31 Oct Your lack of balance could be due to low iron
BY GABRIELLE LICHTERMAN
- Key findings: If you have balance issues, a 2021 study reveals it could be a sign that you’re low in iron, a common issue if you menstruate, especially if you have heavy or long periods.
OCTOBER 31, 2021—Do you consider yourself clumsy or uncoordinated? Find yourself frequently reaching out to steady yourself by grasping furniture, stair banisters or nearby people so you don’t fall over or sway?
If you can’t pinpoint the reason for your lack of balance, the culprit could be low iron–a common issue if you menstruate, especially if you have heavy or prolonged menstrual bleeding, suggests a 2021 study from the University of Sfax in Tunisia.1
What the researchers found
In their study, investigators compared two groups of women who get regular menstrual cycles: One group of 24 had been diagnosed with iron deficiency anemia (IDA), indicating their iron levels were low. A second group of 24 had healthy levels of iron and served as the control.
The study authors asked all the women to perform a variety of tests that measure their physical balance, such as striking various postures on foam and firm surfaces with their eyes open and closed.
What they discovered: The women with low levels of iron were less able to maintain their balance than those with healthy levels of iron.
The iron-balance connection
Why would low iron impact your balance? The study authors point out that this mineral helps maintain muscle strength, energy and attention span. When your body’s store of this mineral dips too low, it can lead to muscle weakness, fatigue and inability to focus that makes it more difficult to stay upright.
Low iron is a common issue that comes with menstruation. That’s because you lose iron as you bleed since it’s released in your menstrual blood. And if you have heavy or long periods, you’re losing even more iron than someone with lighter or shorter periods.
If you’re in perimenopause, which are the five to ten years leading up to your final period, this information is important to keep in mind. During this phase of your life, your periods can get heavier, longer and more frequent, which puts you at greater risk of low iron. So, if you’ve chalked up recent balance issues to simply growing older, consider whether your iron level may actually be the culprit.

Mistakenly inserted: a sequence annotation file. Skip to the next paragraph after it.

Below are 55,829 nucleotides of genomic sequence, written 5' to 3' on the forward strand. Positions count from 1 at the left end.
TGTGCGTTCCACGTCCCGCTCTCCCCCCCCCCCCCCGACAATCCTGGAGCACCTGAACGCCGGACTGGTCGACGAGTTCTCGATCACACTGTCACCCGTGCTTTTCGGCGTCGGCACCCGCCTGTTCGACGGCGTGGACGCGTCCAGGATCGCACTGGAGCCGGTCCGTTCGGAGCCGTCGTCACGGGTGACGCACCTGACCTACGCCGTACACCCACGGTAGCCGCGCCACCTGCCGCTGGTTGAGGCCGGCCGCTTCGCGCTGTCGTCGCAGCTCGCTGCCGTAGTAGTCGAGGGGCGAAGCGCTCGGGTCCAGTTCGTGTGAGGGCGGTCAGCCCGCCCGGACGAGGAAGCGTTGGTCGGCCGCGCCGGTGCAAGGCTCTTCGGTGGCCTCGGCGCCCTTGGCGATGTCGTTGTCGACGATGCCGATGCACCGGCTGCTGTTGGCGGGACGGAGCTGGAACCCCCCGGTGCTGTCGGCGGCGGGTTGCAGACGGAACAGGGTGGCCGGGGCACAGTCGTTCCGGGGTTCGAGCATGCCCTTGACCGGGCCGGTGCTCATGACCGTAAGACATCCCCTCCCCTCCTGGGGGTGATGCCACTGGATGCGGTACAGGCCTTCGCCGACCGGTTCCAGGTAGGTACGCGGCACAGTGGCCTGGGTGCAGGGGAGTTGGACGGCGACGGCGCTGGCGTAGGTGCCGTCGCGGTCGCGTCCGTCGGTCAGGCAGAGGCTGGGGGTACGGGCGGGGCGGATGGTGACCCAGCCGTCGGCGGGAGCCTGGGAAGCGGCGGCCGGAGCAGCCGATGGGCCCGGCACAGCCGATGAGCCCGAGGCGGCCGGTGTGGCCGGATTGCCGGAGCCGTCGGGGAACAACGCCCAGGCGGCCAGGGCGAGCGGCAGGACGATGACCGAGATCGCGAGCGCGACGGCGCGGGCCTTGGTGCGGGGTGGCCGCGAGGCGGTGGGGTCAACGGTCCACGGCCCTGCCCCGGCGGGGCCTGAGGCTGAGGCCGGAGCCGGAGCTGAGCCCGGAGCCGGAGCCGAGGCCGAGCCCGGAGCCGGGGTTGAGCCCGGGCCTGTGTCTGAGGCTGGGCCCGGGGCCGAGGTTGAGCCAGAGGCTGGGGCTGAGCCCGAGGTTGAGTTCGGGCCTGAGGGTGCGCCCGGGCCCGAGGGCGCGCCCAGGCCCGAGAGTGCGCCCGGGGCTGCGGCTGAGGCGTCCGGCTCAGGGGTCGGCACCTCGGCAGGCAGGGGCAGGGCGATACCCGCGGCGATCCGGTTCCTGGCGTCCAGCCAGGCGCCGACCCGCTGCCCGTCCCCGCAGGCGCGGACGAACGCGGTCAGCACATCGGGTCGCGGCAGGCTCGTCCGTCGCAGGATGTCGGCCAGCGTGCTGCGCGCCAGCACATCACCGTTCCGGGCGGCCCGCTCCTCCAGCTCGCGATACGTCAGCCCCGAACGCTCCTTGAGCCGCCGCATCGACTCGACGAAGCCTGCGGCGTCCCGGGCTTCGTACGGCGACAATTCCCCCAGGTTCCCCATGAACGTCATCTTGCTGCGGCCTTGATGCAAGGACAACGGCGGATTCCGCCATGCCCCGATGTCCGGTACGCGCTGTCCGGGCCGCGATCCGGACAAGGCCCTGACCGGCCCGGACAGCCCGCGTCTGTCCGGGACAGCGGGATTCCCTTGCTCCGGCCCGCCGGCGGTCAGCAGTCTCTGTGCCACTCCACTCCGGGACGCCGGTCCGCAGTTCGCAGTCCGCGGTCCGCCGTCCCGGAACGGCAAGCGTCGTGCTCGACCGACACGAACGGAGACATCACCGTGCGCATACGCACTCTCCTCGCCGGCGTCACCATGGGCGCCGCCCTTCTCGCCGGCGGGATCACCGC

You can take iron in supplement form or get more iron from your diet by consuming fortified cereal, beans, dark chocolate, tofu, spinach, chickpeas, tomatoes and lean beef. The recommended dietary allowance in the U.S. is 15 mg. of iron daily for ages 14 to 18 and 18 mg. of iron from ages 19 to 50.2 However, if you’re athletic, have a history of iron absorption issues or have other unique needs, your doctor may recommend different dosages. So, ask your healthcare provider before upping your iron intake.
If you’re having trouble keeping your balance, it’s always a smart idea to talk to your doctor about what could be causing it. And if you suspect low iron could be a possibility, print out the summary of this study and take it with you to your physician to discuss it.
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If you have balance issues, it could be a sign that your iron is low. Learn more: MyHormonology.com/low-iron-impacts-balance
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(1) Mohammed A Harrabi, et al., “Iron deficiency anemia induces postural control disorders in young women”, Journal of Trace Elements in Medicine and Biology, 68 (2021): 126868
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